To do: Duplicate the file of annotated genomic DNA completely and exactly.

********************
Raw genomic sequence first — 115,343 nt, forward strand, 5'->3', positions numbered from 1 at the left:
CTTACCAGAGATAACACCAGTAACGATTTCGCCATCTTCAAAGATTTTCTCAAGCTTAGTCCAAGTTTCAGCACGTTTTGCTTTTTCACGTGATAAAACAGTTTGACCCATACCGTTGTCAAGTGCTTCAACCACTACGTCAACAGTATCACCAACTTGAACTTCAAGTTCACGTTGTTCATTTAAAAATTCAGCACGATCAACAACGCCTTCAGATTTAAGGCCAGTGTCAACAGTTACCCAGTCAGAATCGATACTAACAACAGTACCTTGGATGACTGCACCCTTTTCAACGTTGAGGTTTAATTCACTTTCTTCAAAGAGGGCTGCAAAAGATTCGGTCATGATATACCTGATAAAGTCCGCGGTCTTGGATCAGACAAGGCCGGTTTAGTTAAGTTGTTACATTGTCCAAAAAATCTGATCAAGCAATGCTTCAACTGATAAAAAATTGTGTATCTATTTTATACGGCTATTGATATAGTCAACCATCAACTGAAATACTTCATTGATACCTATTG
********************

Raw genomic sequence first — 115,343 nt, forward strand, 5'->3', positions numbered from 1 at the left:
CTTACCAGAGATAACACCAGTAACGATTTCGCCATCTTCAAAGATTTTCTCAAGCTTAGTCCAAGTTTCAGCACGTTTTGCTTTTTCACGTGATAAAACAGTTTGACCCATACCGTTGTCAAGTGCTTCAACCACTACGTCAACAGTATCACCAACTTGAACTTCAAGTTCACGTTGTTCATTTAAAAATTCAGCACGATCAACAACGCCTTCAGATTTAAGGCCAGTGTCAACAGTTACCCAGTCAGAATCGATACTAACAACAGTACCTTGGATGACTGCACCCTTTTCAACGTTGAGGTTTAATTCACTTTCTTCAAAGAGGGCTGCAAAAGATTCGGTCATGATATACCTGATAAAGTCCGCGGTCTTGGATCAGACAAGGCCGGTTTAGTTAAGTTGTTACATTGTCCAAAAAATCTGATCAAGCAATGCTTCAACTGATAAAAAATTGTGTATCTATTTTATACGGCTATTGATATAGTCAACCATCAACTGAAATACTTCATTGATACCTATTG